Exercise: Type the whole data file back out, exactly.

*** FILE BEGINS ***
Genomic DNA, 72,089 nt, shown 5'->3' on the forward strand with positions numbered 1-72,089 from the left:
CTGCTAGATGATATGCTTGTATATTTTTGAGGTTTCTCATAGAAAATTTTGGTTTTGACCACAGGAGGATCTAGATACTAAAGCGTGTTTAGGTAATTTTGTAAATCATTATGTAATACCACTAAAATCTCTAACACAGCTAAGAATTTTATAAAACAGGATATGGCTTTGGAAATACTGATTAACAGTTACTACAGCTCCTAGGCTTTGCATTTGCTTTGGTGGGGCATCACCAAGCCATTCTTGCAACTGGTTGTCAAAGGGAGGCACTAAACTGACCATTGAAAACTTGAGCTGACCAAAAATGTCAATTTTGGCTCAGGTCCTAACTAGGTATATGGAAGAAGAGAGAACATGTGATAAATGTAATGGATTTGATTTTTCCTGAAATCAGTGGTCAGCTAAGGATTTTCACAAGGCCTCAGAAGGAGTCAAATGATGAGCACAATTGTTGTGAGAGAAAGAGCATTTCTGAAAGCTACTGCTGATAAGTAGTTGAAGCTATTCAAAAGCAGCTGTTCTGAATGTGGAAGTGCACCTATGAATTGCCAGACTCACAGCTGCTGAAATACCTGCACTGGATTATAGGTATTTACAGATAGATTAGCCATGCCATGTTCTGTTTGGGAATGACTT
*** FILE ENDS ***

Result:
Genomic DNA, 72,089 nt, shown 5'->3' on the forward strand with positions numbered 1-72,089 from the left:
CTGCTAGATGATATGCTTGTATATTTTTGAGGTTTCTCATAGAAAATTTTGGTTTTGACCACAGGAGGATCTAGATACTAAAGCGTGTTTAGGTAATTTTGTAAATCATTATGTAATACCACTAAAATCTCTAACACAGCTAAGAATTTTATAAAACAGGATATGGCTTTGGAAATACTGATTAACAGTTACTACAGCTCCTAGGCTTTGCATTTGCTTTGGTGGGGCATCACCAAGCCATTCTTGCAACTGGTTGTCAAAGGGAGGCACTAAACTGACCATTGAAAACTTGAGCTGACCAAAAATGTCAATTTTGGCTCAGGTCCTAACTAGGTATATGGAAGAAGAGAGAACATGTGATAAATGTAATGGATTTGATTTTTCCTGAAATCAGTGGTCAGCTAAGGATTTTCACAAGGCCTCAGAAGGAGTCAAATGATGAGCACAATTGTTGTGAGAGAAAGAGCATTTCTGAAAGCTACTGCTGATAAGTAGTTGAAGCTATTCAAAAGCAGCTGTTCTGAATGTGGAAGTGCACCTATGAATTGCCAGACTCACAGCTGCTGAAATACCTGCACTGGATTATAGGTATTTACAGATAGATTAGCCATGCCATGTTCTGTTTGGGAATGACTT